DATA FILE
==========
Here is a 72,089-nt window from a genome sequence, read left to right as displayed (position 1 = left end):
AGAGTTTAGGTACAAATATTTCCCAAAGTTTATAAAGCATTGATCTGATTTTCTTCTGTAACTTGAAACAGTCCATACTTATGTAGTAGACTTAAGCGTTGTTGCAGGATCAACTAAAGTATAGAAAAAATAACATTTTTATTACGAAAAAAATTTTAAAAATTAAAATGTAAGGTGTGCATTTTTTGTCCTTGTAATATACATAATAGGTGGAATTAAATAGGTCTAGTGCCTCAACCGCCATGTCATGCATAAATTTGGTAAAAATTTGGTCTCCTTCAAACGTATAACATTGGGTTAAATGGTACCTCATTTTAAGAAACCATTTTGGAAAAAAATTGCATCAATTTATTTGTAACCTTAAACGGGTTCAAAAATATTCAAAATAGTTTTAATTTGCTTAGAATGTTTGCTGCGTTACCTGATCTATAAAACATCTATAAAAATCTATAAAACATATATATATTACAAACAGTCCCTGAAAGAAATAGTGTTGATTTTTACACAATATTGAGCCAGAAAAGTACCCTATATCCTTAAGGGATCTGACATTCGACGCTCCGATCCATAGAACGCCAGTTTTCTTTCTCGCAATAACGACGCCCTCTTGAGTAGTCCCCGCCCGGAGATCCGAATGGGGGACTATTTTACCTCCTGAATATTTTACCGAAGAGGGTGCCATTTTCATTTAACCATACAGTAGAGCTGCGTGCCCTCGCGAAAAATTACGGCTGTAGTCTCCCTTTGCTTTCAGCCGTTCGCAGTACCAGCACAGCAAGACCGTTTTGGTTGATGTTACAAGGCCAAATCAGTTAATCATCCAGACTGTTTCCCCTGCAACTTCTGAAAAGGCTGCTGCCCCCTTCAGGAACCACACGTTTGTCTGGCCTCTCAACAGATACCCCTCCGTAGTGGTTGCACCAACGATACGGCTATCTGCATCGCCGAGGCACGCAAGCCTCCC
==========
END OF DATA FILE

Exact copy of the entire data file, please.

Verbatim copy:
Here is a 72,089-nt window from a genome sequence, read left to right as displayed (position 1 = left end):
AGAGTTTAGGTACAAATATTTCCCAAAGTTTATAAAGCATTGATCTGATTTTCTTCTGTAACTTGAAACAGTCCATACTTATGTAGTAGACTTAAGCGTTGTTGCAGGATCAACTAAAGTATAGAAAAAATAACATTTTTATTACGAAAAAAATTTTAAAAATTAAAATGTAAGGTGTGCATTTTTTGTCCTTGTAATATACATAATAGGTGGAATTAAATAGGTCTAGTGCCTCAACCGCCATGTCATGCATAAATTTGGTAAAAATTTGGTCTCCTTCAAACGTATAACATTGGGTTAAATGGTACCTCATTTTAAGAAACCATTTTGGAAAAAAATTGCATCAATTTATTTGTAACCTTAAACGGGTTCAAAAATATTCAAAATAGTTTTAATTTGCTTAGAATGTTTGCTGCGTTACCTGATCTATAAAACATCTATAAAAATCTATAAAACATATATATATTACAAACAGTCCCTGAAAGAAATAGTGTTGATTTTTACACAATATTGAGCCAGAAAAGTACCCTATATCCTTAAGGGATCTGACATTCGACGCTCCGATCCATAGAACGCCAGTTTTCTTTCTCGCAATAACGACGCCCTCTTGAGTAGTCCCCGCCCGGAGATCCGAATGGGGGACTATTTTACCTCCTGAATATTTTACCGAAGAGGGTGCCATTTTCATTTAACCATACAGTAGAGCTGCGTGCCCTCGCGAAAAATTACGGCTGTAGTCTCCCTTTGCTTTCAGCCGTTCGCAGTACCAGCACAGCAAGACCGTTTTGGTTGATGTTACAAGGCCAAATCAGTTAATCATCCAGACTGTTTCCCCTGCAACTTCTGAAAAGGCTGCTGCCCCCTTCAGGAACCACACGTTTGTCTGGCCTCTCAACAGATACCCCTCCGTAGTGGTTGCACCAACGATACGGCTATCTGCATCGCCGAGGCACGCAAGCCTCCC